Innovation is an area of particular focus, both globally and for Canada. It was a core theme in Budget 2017 and it underpins Canada’s future economic and social prosperity. Innovation is also a key driver for the attainment of the Sustainable Development Goals by 2030.
It is an important aspect of Canada’s international development assistance, and we are excited to continue to partner with Global Affairs Canada, particularly in the area of women’s, children’s and adolescents’ health, and global mental health. So, where does Grand Challenges Canada fit within the Canadian and global innovation ecosystem?
Stephen Huddart, President and CEO of the J.W. McConnell Family Foundation, offered an interesting perspective on the importance of challenge platforms in a recent Walrus Talk:
“Our [Canada’s] most widely used public challenge platform is actually better known outside Canada than within. Grand Challenges Canada focuses on improving maternal and child health in the developing world and, by 2030, aims to have saved one million lives and improved 30 to 40 million more.”
To me, this comment captures two important elements of Grand Challenges Canada. First, at our core, we are an innovation platform that has spent seven years testing and refining itself in global health. Second, while it is undoubtedly true that, as an organization, we have deep expertise in global health, our core competency lies in our capacity to develop and implement programs and processes to support transformative innovations, and help them go to scale—in other words, to solve grand challenges.
As the CEO of Grand Challenges Canada, I am proud of what our team has accomplished in global health. Take, for example, the work of Audra Renyi (described in detail below), which has been recognized this year through a Governor General’s Innovation Award. Ms. Renyi has said several times that her innovation was unlikely to have been supported through traditional research-funding organizations; however, with support from Grand Challenges Canada, it is now remedying hearing loss in Canada’s north and around the world. As excited as I am by the accomplishments of individual innovators like Ms. Renyi, as an innovator myself, I am equally excited by the possibility of expanding the Grand Challenges approach – itself an innovation – and bringing it to scale to benefit Canada and the world.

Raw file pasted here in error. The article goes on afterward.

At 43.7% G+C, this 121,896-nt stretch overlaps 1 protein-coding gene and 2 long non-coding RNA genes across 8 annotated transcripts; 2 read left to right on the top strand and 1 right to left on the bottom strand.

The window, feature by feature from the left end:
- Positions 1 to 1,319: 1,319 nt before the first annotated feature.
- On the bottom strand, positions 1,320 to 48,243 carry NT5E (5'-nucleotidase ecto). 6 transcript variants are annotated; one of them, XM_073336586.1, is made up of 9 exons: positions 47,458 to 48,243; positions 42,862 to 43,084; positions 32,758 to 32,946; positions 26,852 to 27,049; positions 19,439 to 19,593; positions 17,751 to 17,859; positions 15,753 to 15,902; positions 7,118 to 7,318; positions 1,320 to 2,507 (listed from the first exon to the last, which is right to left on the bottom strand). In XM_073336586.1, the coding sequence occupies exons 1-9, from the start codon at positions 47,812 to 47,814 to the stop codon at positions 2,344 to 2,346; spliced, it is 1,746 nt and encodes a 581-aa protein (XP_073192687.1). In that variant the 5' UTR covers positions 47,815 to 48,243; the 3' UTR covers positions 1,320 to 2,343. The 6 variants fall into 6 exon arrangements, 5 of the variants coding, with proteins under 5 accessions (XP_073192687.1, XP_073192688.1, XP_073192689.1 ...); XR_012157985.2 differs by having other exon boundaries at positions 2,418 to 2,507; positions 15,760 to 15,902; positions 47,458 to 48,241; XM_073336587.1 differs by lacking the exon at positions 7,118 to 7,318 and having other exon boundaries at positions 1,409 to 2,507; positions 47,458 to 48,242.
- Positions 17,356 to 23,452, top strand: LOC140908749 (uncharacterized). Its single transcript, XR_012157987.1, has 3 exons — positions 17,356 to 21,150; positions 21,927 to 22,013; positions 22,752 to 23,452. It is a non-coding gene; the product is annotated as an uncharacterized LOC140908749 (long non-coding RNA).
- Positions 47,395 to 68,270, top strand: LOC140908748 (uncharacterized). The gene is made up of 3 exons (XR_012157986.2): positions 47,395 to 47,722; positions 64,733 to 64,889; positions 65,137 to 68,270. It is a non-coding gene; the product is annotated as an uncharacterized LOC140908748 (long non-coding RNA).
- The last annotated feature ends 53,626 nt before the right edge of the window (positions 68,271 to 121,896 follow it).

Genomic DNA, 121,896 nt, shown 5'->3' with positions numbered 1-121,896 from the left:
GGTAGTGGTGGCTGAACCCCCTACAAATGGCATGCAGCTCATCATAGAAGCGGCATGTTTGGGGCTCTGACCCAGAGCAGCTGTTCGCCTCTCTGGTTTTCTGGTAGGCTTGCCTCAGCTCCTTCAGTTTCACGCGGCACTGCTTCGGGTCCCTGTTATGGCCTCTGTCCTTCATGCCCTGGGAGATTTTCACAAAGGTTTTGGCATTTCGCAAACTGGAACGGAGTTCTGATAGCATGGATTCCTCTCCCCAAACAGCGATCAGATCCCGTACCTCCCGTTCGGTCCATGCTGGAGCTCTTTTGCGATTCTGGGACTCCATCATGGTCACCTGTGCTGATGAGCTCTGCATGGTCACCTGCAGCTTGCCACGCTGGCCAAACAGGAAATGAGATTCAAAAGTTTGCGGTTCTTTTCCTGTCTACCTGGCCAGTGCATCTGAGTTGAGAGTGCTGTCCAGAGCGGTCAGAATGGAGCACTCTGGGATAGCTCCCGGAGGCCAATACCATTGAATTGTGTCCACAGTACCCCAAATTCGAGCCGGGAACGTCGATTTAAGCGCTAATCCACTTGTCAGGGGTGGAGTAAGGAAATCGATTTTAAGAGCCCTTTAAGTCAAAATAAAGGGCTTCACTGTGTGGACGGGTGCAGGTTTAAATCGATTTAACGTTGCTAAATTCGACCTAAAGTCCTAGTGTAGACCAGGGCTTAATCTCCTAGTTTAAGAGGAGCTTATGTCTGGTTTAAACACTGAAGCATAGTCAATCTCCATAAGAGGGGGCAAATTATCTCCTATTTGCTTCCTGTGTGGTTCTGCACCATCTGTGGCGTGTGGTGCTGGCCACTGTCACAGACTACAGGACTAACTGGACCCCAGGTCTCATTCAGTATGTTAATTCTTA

The balance of this letter is in three parts: Our Innovation Platform section looks at what we and our partners have achieved together in global health through the Grand Challenges approach, Our Core Capabilities section provides some insight into the core capabilities that enable us to have a lasting and meaningful impact, and Our Future section provides a more personal look at where I think the Grand Challenges approach can make a contribution to both Canada and the world in the coming years.
Growing up in a family with hearing loss, Audra Renyi’s lifelong mission has been to help children hear. In 2011, Audra launched World Wide Hearing Foundation with Founding Chairman, Claudio Bussandri, which is focused on helping the one billion people affected by hearing loss – 80% of whom live in developing countries, 180 million of whom are children, and most of whom have no access to hearing aids, due to their high cost and lack of trained personnel to fit them.
Audra’s innovative solution radically reduces the cost of providing hearing aids by training local people to test for and provide affordable hearing aids. Audra is on track to screen 100,000 children in developing countries, providing access to lifechanging hearing aids and hearing care.
Under Audra’s leadership, World Wide Hearing is now expanding to take on hearing loss in Canada’s north, where 30–60% of school-age Inuit children suffer from hearing loss, compared to just 2.6% of the Canadian population. Thanks to World Wide Hearing, Inuit children will gain access to life-changing hearing aids and hearing care, enabling them to succeed in school, find good jobs, and participate in their communities.
Our Innovation Platform
Grand Challenges Canada’s mission has always been clear: we support Bold Ideas with Big Impact®. To do so, we use the Grand Challenges approach, which:
- Improves the value for money of innovation by taking smart risks;